During all of these variations muscles like inner thighs, outer thighs/hips, core muscles, and erector spinae will help you balance and keep your back straight.

The warm up variations of single leg hops will work your muscles but likely not to the extent where you actually grow and strengthen these muscles.

The high jump variation can help you grow and strengthen the main muscles of the movement.

Single leg hops benefits

This exercise may not be the fastest way toward your fitness goals but adding single leg hops as a warmup before more intense workouts or as a balance and coordination exercise can offer you some helpful benefits. Some of the most important ones include:

  1. Injury prevention: Warming up your muscles with single leg hops before pushing them hard can help you reduce your injury risk. In turn this can save you weeks of not being able to train.
  2. Improved athletic performance: Warming up your muscles with single leg hops before they have to perform in a competition can make them work better (generate more power, work faster,…).
  3. Balance and coordination: Balance and coordination are fitness skills that can be improved by challenging them. Single leg hops can help you with this.
  4. No equipment or location required: Since single leg hops are a bodyweight exercise you don’t have to invest in equipment or be in a specific location.

While inevitably many workouts are better for some of these benefits than single leg hops, it is amazing that you can get so many important benefits from adding one activity to your routine.

Potential risks

The main thing to keep in mind is that single leg hops can be hard on body parts like your ankles, knees, hips, and back, even if you implement the right technique.

If you are sensitive or weak in these body parts you may need to do other strengthening exercises first. Especially if you have any ankle or knee pain, you may want to talk to your primary care provider before implementing single leg hops into your workout routine.

If you feel pain in any body parts it may be a sign you are overdoing it. In that case, you may need some rest, better lifestyle habits, a less intense workout schedule, or it may be a sign that single leg hops are not (yet) for you.

Single leg hop alternatives

While single leg hops can definitely be a great addition to your workout routine, there are also some alternatives available for training similar aspects of your physical health. Some of these single leg hop alternatives include:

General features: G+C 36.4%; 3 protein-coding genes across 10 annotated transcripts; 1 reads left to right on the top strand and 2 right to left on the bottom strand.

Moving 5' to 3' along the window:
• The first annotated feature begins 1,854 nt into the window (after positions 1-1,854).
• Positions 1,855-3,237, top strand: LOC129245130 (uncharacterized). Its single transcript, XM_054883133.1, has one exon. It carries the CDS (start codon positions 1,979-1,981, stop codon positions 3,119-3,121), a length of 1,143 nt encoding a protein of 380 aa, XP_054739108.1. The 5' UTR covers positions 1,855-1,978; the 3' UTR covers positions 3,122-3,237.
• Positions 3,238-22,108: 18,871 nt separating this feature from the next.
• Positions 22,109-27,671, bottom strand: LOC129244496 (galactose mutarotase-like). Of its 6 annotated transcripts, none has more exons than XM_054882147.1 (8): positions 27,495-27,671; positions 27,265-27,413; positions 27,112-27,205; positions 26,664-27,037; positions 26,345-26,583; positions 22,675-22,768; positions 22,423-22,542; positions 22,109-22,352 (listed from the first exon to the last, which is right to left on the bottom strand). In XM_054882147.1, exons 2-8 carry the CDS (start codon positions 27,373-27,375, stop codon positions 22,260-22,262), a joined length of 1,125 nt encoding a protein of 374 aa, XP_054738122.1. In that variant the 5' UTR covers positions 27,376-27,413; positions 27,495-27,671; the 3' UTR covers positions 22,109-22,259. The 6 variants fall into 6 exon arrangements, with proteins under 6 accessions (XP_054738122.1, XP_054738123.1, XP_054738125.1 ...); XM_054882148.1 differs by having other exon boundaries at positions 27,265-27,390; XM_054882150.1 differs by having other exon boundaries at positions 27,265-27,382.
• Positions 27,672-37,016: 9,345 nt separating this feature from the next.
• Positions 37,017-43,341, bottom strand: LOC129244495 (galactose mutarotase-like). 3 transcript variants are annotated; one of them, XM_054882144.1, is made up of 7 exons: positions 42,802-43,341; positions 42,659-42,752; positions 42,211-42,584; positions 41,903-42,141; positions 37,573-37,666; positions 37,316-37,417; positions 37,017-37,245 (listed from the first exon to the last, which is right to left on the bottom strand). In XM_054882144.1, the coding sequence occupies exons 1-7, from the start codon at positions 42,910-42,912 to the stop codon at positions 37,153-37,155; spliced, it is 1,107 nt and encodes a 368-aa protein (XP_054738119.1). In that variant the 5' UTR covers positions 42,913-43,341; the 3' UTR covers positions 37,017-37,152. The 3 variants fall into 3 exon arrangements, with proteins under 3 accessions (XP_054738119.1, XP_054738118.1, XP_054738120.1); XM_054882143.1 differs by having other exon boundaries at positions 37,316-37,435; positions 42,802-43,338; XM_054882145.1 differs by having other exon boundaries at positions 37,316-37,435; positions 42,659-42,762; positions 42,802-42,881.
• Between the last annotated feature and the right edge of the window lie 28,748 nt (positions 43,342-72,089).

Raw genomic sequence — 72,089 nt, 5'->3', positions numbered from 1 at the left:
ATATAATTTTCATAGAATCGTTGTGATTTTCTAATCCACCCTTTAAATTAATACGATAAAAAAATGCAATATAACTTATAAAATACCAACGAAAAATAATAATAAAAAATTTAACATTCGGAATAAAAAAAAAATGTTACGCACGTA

• Power skips
  • High knees
  • Jogging
  • Balance board exercises
  • Squats
  • Agility ladder drills
  • Butt kicks

Which one of these options is the best depends on things like your personal situation, training goals, the equipment you have available, etc.


Many people will benefit from adding the low-jump single leg hops with the right technique to their routine as a warmup, balance, or coordination training exercise.

High-jump single leg hops could be suited for leg muscle growth, strength, and power progress.

For other fitness goals, other exercises are likely a better choice.

Remember is that single leg hops can be hard on body parts like your ankles, knees, hips, back, and shoulders, even if you implement the right technique.

If you are sensitive in these areas you may need to do other strengthening exercises first. Especially if you have any ankle or knee pain, you may want to talk to your primary care provider before doing more single leg hops.

Also keep in mind that consistency is an important factor for any workout plan. The more you love the exercise you do the easier it becomes to do it consistently. If doing single leg hops is a workout you love, great. If not, other exercises can also offer a lot of benefits.

If you do decide to implement more single leg hops, make sure you give your body enough nutrients, rest, and sleep to repair and grow your muscles.


Matt Claes

Matt Claes founded Weight Loss Made Practical to help people get in shape and stay there after losing 37 pounds and learning the best of the best about weight loss, health, and longevity for over 4 years. Over these years he has become an expert in nutrition, exercise, and other physical health aspects.